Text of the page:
Nature

ST GEORGE AND THE PTERODACTYL – A SHUKERNATURE ‘PICTURE OF THE DAY’


 

‘St
George and the Pterodactyl’, a portray by Benjamin Waterhouse Hawkins, 4
December 1873 (public area)

It has been some time since I posted a
‘Image of the Day’ on ShukerNature, so here’s a notably intriguing
image that has attracted a whole lot of curiosity amongst pals and readers ever
since I first introduced it to their consideration in a Fb put up on 20 June 2017.

A small ink-and-wash drawing, presently housed
within the Academy of Pure Sciences in Philadelphia, it was apparently accomplished on 4
December 1873 by English painter/sculptor Benjamin Waterhouse Hawkins
(1807-1894). He’s after all most well-known for his gigantic, scientifically groundbreaking
sculptures of dinosaurs and different prehistoric creatures that he created throughout
the early 1850s to accompany the erection of the spectacular Crystal Palace in
what grew to become Crystal Palace Park, following this enormous glass edifice’s removing
from its earlier, unique website in London’s Hyde Park, the place it had stood
throughout the Nice Exhibition of 1851.

For full particulars of those stupendous
reveals, which, not like the palace itself, nonetheless survive immediately, please click on right here,
right here,
and right here,
to learn my complete three-part ShukerNature article documenting their
historical past and in addition that of their subsequent, ill-fated American counterparts,
once more created by Hawkins.

(By the way, the sooner date of 4 December 1868 additionally given
by Hawkins for the drawing into account right here, as written by him beneath its backside edge alongside 4 December 1873, means that it could have begun as a
design for a sculpture to be created as a part of that never-completed American
assortment, however following the latter’s tragic finish was remodeled by him into this drawing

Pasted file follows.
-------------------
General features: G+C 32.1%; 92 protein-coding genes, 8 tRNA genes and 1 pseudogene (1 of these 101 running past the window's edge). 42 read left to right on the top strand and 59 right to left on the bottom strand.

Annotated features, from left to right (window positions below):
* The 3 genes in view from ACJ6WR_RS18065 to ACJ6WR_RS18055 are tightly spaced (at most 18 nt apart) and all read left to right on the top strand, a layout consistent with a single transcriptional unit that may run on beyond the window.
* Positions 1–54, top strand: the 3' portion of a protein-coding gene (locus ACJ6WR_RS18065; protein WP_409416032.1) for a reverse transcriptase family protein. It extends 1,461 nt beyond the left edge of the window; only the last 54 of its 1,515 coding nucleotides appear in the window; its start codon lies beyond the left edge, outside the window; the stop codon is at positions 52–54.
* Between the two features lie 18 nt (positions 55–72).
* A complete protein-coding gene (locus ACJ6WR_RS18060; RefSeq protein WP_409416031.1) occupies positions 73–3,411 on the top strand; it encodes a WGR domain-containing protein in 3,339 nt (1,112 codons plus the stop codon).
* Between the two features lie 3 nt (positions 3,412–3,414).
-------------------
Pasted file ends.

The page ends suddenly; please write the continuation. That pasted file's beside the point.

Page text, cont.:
and seemingly accomplished in December 1873, as famous earlier.)

Along with these monumental mega-sculptures,
Hawkins additionally produced a sizeable physique of pure historical past work and drawings,
a few of which once more depicted prehistoric species, whereas others portrayed
modern-day animals. Most of those had been severe research, however on occasion he’d
produce a relatively extra tongue-in-cheek illustration, of which ‘St George and the
Pterodactyl’ is a specific living proof.

 

Crystal
Palace Park’s iconic dinosaur sculptures by Hawkins, depicted in Matthew Digby
Wyatt’s guide Views of the Crystal Palace
and Park, Sydenham
, 1854 (public area)

For as an alternative of the titular saint battling
the standard reptilian dragon of mythology, on this very distinctive drawing
Hawkins supplied him with an erstwhile reptilian foe from antiquity. Furthermore, it
is one with which Hawkins was notably acquainted, provided that he had created
two pairs in life-sized sculptured kind for the Crystal Palace Park, beneath the
supervision of no much less a palaeontological authority than Prof. Sir Richard
Owen.

Specifically, a pterodactyl – however no abnormal
one, given its nice measurement; as might be seen, it’s just about as large as St George’s
horse! As for its exact taxonomic identification: its toothy jaws have impressed
makes an attempt to classify this depicted pterosaur as a species belonging to the genus
Ornithocheirus, however I’ve not seen
any unequivocal acceptance of this classification.

Talking of St George’s horse, this poor beast
has issues of its personal – protecting its hooves free from the flailing, greedy
tentacles of a not-inconsiderable octopus lurking on the water’s edge. As for
the drawing’s setting – that is believed to be Fingal’s Cave, a big sea cavern
on the uninhabited island of Staffa, in Scotland’s Interior Hebrides group, as
evidenced by the readily-visible columns of basalt of which Fingal’s Cave is wholly
composed.

For extra particulars regarding this uncommon portray by Hawkins, I
advocate clicking right here
to entry a captivating article by historian Lydia Pyne, which examines its
attainable inspirations and symbolic interpretations.

Lastly, as additional proof of Hawkins’s
occasional flights of inventive fantasy, right here is one other instance. Signed by him with
his initials, and dated December 1864, it consists of a really (melo)dramatic drawing
(pen and black ink and wash) that depicts a bunch of equestrian prehistoric males
doing battle with a veritable phalanx of pterosaurs! Really a flight of fancy in
each sense! (By the way, if anybody has further particulars regarding this extraordinary drawing,
or a greater copy of it, I might very very like to obtain them – many thanks
upfront.)

 

Hawkins’s
extraordinary drawing of some horse-riding early males battling a flock of pterosaurs,
dated December 1864 (public area)

 

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